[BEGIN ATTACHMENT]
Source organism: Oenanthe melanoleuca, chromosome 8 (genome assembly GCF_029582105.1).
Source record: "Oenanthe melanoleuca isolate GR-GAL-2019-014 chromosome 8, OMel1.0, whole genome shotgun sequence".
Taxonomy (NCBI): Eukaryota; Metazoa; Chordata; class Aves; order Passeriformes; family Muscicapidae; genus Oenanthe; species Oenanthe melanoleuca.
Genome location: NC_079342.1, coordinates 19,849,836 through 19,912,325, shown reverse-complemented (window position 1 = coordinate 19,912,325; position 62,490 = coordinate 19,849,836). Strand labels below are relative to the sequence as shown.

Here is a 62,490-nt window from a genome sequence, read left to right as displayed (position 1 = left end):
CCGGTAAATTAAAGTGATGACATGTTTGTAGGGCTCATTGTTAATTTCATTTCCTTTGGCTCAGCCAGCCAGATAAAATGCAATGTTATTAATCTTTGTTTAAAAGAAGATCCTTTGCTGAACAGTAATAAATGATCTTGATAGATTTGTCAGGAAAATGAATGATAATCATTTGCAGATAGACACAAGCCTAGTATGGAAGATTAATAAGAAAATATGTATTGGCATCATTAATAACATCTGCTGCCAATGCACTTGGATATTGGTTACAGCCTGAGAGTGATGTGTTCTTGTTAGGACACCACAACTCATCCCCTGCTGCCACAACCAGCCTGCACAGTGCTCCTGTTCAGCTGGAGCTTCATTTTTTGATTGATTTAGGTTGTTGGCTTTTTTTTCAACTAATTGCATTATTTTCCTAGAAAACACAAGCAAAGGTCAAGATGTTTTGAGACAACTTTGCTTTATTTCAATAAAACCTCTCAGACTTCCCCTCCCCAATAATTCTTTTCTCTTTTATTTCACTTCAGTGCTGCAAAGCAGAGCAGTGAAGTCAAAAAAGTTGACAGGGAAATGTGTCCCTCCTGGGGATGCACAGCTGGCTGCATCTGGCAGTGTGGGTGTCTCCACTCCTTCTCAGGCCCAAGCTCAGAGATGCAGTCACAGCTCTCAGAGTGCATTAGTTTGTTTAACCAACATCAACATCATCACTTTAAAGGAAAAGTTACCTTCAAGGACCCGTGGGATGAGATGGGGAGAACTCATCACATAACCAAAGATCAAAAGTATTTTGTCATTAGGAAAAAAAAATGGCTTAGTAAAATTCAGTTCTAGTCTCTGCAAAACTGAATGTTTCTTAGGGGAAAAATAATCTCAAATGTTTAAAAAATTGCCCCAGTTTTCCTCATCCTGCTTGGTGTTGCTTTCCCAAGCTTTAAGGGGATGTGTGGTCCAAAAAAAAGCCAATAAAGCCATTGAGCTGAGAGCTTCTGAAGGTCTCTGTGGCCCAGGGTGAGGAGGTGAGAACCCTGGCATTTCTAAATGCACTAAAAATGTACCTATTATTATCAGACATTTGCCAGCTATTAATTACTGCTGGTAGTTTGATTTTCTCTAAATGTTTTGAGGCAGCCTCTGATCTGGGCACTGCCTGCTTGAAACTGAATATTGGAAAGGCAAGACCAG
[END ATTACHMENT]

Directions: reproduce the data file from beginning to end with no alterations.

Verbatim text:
Source organism: Oenanthe melanoleuca, chromosome 8 (genome assembly GCF_029582105.1).
Source record: "Oenanthe melanoleuca isolate GR-GAL-2019-014 chromosome 8, OMel1.0, whole genome shotgun sequence".
Taxonomy (NCBI): Eukaryota; Metazoa; Chordata; class Aves; order Passeriformes; family Muscicapidae; genus Oenanthe; species Oenanthe melanoleuca.
Genome location: NC_079342.1, coordinates 19,849,836 through 19,912,325, shown reverse-complemented (window position 1 = coordinate 19,912,325; position 62,490 = coordinate 19,849,836). Strand labels below are relative to the sequence as shown.

Here is a 62,490-nt window from a genome sequence, read left to right as displayed (position 1 = left end):
CCGGTAAATTAAAGTGATGACATGTTTGTAGGGCTCATTGTTAATTTCATTTCCTTTGGCTCAGCCAGCCAGATAAAATGCAATGTTATTAATCTTTGTTTAAAAGAAGATCCTTTGCTGAACAGTAATAAATGATCTTGATAGATTTGTCAGGAAAATGAATGATAATCATTTGCAGATAGACACAAGCCTAGTATGGAAGATTAATAAGAAAATATGTATTGGCATCATTAATAACATCTGCTGCCAATGCACTTGGATATTGGTTACAGCCTGAGAGTGATGTGTTCTTGTTAGGACACCACAACTCATCCCCTGCTGCCACAACCAGCCTGCACAGTGCTCCTGTTCAGCTGGAGCTTCATTTTTTGATTGATTTAGGTTGTTGGCTTTTTTTTCAACTAATTGCATTATTTTCCTAGAAAACACAAGCAAAGGTCAAGATGTTTTGAGACAACTTTGCTTTATTTCAATAAAACCTCTCAGACTTCCCCTCCCCAATAATTCTTTTCTCTTTTATTTCACTTCAGTGCTGCAAAGCAGAGCAGTGAAGTCAAAAAAGTTGACAGGGAAATGTGTCCCTCCTGGGGATGCACAGCTGGCTGCATCTGGCAGTGTGGGTGTCTCCACTCCTTCTCAGGCCCAAGCTCAGAGATGCAGTCACAGCTCTCAGAGTGCATTAGTTTGTTTAACCAACATCAACATCATCACTTTAAAGGAAAAGTTACCTTCAAGGACCCGTGGGATGAGATGGGGAGAACTCATCACATAACCAAAGATCAAAAGTATTTTGTCATTAGGAAAAAAAAATGGCTTAGTAAAATTCAGTTCTAGTCTCTGCAAAACTGAATGTTTCTTAGGGGAAAAATAATCTCAAATGTTTAAAAAATTGCCCCAGTTTTCCTCATCCTGCTTGGTGTTGCTTTCCCAAGCTTTAAGGGGATGTGTGGTCCAAAAAAAAGCCAATAAAGCCATTGAGCTGAGAGCTTCTGAAGGTCTCTGTGGCCCAGGGTGAGGAGGTGAGAACCCTGGCATTTCTAAATGCACTAAAAATGTACCTATTATTATCAGACATTTGCCAGCTATTAATTACTGCTGGTAGTTTGATTTTCTCTAAATGTTTTGAGGCAGCCTCTGATCTGGGCACTGCCTGCTTGAAACTGAATATTGGAAAGGCAAGACCAG